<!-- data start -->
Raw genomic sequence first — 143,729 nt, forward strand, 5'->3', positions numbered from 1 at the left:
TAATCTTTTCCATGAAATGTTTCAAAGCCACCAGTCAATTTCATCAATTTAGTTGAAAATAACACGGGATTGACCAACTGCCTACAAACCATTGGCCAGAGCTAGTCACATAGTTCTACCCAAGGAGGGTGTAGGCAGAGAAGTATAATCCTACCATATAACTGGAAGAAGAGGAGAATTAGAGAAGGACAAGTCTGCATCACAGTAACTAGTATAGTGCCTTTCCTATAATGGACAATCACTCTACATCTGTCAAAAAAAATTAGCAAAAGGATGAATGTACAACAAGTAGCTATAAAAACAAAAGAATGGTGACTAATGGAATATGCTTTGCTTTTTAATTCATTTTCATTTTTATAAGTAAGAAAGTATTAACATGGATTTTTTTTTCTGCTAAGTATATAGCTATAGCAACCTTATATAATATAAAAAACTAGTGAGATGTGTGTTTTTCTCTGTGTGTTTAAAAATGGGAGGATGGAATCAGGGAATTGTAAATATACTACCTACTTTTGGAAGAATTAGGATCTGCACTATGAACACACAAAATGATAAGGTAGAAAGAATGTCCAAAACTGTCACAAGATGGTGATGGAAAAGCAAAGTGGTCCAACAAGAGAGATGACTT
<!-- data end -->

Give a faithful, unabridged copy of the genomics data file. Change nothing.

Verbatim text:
Raw genomic sequence first — 143,729 nt, forward strand, 5'->3', positions numbered from 1 at the left:
TAATCTTTTCCATGAAATGTTTCAAAGCCACCAGTCAATTTCATCAATTTAGTTGAAAATAACACGGGATTGACCAACTGCCTACAAACCATTGGCCAGAGCTAGTCACATAGTTCTACCCAAGGAGGGTGTAGGCAGAGAAGTATAATCCTACCATATAACTGGAAGAAGAGGAGAATTAGAGAAGGACAAGTCTGCATCACAGTAACTAGTATAGTGCCTTTCCTATAATGGACAATCACTCTACATCTGTCAAAAAAAATTAGCAAAAGGATGAATGTACAACAAGTAGCTATAAAAACAAAAGAATGGTGACTAATGGAATATGCTTTGCTTTTTAATTCATTTTCATTTTTATAAGTAAGAAAGTATTAACATGGATTTTTTTTTCTGCTAAGTATATAGCTATAGCAACCTTATATAATATAAAAAACTAGTGAGATGTGTGTTTTTCTCTGTGTGTTTAAAAATGGGAGGATGGAATCAGGGAATTGTAAATATACTACCTACTTTTGGAAGAATTAGGATCTGCACTATGAACACACAAAATGATAAGGTAGAAAGAATGTCCAAAACTGTCACAAGATGGTGATGGAAAAGCAAAGTGGTCCAACAAGAGAGATGACTT